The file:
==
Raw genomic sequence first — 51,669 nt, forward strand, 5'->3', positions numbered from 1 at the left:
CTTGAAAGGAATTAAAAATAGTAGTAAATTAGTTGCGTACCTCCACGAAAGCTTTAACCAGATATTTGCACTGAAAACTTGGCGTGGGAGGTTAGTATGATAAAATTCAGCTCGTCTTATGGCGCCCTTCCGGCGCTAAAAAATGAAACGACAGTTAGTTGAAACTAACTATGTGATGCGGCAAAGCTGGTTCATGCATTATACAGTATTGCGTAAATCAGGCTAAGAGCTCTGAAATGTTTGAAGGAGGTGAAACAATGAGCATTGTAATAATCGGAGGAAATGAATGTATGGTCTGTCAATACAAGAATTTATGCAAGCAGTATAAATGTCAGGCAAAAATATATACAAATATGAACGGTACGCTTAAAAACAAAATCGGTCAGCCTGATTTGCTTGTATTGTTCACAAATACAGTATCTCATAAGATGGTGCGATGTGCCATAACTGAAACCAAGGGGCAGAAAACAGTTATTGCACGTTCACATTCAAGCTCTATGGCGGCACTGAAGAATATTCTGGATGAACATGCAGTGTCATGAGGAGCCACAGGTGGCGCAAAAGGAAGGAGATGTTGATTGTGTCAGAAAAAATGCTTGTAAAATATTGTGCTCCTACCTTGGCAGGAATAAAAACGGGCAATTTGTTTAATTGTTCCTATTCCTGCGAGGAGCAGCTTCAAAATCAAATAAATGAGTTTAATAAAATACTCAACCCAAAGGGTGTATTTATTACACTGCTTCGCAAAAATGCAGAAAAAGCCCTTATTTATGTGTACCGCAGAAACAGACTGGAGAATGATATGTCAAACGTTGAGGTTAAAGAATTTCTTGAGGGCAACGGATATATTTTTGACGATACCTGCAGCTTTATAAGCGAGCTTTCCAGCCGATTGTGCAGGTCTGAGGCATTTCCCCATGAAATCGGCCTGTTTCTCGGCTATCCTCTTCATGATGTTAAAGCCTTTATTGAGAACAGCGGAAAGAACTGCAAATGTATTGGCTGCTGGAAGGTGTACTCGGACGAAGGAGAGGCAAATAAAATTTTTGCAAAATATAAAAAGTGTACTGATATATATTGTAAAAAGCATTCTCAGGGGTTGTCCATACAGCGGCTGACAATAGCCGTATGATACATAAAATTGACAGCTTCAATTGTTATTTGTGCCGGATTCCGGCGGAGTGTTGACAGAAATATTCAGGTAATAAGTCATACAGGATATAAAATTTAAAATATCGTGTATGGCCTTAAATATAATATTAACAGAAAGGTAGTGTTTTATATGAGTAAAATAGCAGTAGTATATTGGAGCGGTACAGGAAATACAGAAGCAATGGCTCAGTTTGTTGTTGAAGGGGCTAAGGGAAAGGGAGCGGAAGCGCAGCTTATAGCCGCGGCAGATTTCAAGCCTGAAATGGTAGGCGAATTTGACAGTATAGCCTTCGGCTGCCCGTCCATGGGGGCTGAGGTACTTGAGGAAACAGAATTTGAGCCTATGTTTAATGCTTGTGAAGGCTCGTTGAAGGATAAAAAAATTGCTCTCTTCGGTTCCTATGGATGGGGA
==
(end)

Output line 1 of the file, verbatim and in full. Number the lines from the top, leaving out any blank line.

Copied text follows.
Raw genomic sequence first — 51,669 nt, forward strand, 5'->3', positions numbered from 1 at the left: